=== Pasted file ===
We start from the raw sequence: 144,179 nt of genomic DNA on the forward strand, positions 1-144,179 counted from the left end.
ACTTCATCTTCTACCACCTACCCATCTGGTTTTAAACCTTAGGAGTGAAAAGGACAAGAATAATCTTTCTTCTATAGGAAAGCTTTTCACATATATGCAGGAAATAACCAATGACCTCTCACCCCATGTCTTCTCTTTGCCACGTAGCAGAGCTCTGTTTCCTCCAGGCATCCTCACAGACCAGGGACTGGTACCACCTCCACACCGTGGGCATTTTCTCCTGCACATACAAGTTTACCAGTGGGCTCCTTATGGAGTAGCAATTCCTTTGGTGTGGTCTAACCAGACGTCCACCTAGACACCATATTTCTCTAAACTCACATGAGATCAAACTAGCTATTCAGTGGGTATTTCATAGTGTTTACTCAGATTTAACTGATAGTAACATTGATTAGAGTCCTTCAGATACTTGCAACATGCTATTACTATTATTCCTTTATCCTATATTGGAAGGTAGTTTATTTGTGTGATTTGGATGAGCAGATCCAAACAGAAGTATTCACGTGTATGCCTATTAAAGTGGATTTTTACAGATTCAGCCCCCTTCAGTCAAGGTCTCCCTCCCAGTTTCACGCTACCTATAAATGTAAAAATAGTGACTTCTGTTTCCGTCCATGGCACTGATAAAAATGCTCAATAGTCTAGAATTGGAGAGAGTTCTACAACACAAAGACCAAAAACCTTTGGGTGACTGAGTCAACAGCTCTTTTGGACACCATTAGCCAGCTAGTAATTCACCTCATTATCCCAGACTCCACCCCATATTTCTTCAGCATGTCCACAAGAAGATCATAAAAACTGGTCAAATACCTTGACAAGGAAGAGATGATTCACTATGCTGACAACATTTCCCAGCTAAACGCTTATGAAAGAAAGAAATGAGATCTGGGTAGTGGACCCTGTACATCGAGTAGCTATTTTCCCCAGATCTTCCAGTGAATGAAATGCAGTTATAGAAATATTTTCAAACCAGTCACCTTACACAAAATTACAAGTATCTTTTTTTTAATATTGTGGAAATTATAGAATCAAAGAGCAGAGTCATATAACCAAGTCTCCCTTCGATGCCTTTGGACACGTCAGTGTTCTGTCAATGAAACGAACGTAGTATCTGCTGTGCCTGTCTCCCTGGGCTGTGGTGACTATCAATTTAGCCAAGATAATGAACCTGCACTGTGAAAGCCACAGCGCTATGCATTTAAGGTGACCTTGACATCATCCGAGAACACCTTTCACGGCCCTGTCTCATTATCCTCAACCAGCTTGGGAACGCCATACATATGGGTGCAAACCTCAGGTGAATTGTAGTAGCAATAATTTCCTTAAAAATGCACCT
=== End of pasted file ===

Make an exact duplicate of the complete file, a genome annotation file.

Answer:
We start from the raw sequence: 144,179 nt of genomic DNA on the forward strand, positions 1-144,179 counted from the left end.
ACTTCATCTTCTACCACCTACCCATCTGGTTTTAAACCTTAGGAGTGAAAAGGACAAGAATAATCTTTCTTCTATAGGAAAGCTTTTCACATATATGCAGGAAATAACCAATGACCTCTCACCCCATGTCTTCTCTTTGCCACGTAGCAGAGCTCTGTTTCCTCCAGGCATCCTCACAGACCAGGGACTGGTACCACCTCCACACCGTGGGCATTTTCTCCTGCACATACAAGTTTACCAGTGGGCTCCTTATGGAGTAGCAATTCCTTTGGTGTGGTCTAACCAGACGTCCACCTAGACACCATATTTCTCTAAACTCACATGAGATCAAACTAGCTATTCAGTGGGTATTTCATAGTGTTTACTCAGATTTAACTGATAGTAACATTGATTAGAGTCCTTCAGATACTTGCAACATGCTATTACTATTATTCCTTTATCCTATATTGGAAGGTAGTTTATTTGTGTGATTTGGATGAGCAGATCCAAACAGAAGTATTCACGTGTATGCCTATTAAAGTGGATTTTTACAGATTCAGCCCCCTTCAGTCAAGGTCTCCCTCCCAGTTTCACGCTACCTATAAATGTAAAAATAGTGACTTCTGTTTCCGTCCATGGCACTGATAAAAATGCTCAATAGTCTAGAATTGGAGAGAGTTCTACAACACAAAGACCAAAAACCTTTGGGTGACTGAGTCAACAGCTCTTTTGGACACCATTAGCCAGCTAGTAATTCACCTCATTATCCCAGACTCCACCCCATATTTCTTCAGCATGTCCACAAGAAGATCATAAAAACTGGTCAAATACCTTGACAAGGAAGAGATGATTCACTATGCTGACAACATTTCCCAGCTAAACGCTTATGAAAGAAAGAAATGAGATCTGGGTAGTGGACCCTGTACATCGAGTAGCTATTTTCCCCAGATCTTCCAGTGAATGAAATGCAGTTATAGAAATATTTTCAAACCAGTCACCTTACACAAAATTACAAGTATCTTTTTTTTAATATTGTGGAAATTATAGAATCAAAGAGCAGAGTCATATAACCAAGTCTCCCTTCGATGCCTTTGGACACGTCAGTGTTCTGTCAATGAAACGAACGTAGTATCTGCTGTGCCTGTCTCCCTGGGCTGTGGTGACTATCAATTTAGCCAAGATAATGAACCTGCACTGTGAAAGCCACAGCGCTATGCATTTAAGGTGACCTTGACATCATCCGAGAACACCTTTCACGGCCCTGTCTCATTATCCTCAACCAGCTTGGGAACGCCATACATATGGGTGCAAACCTCAGGTGAATTGTAGTAGCAATAATTTCCTTAAAAATGCACCT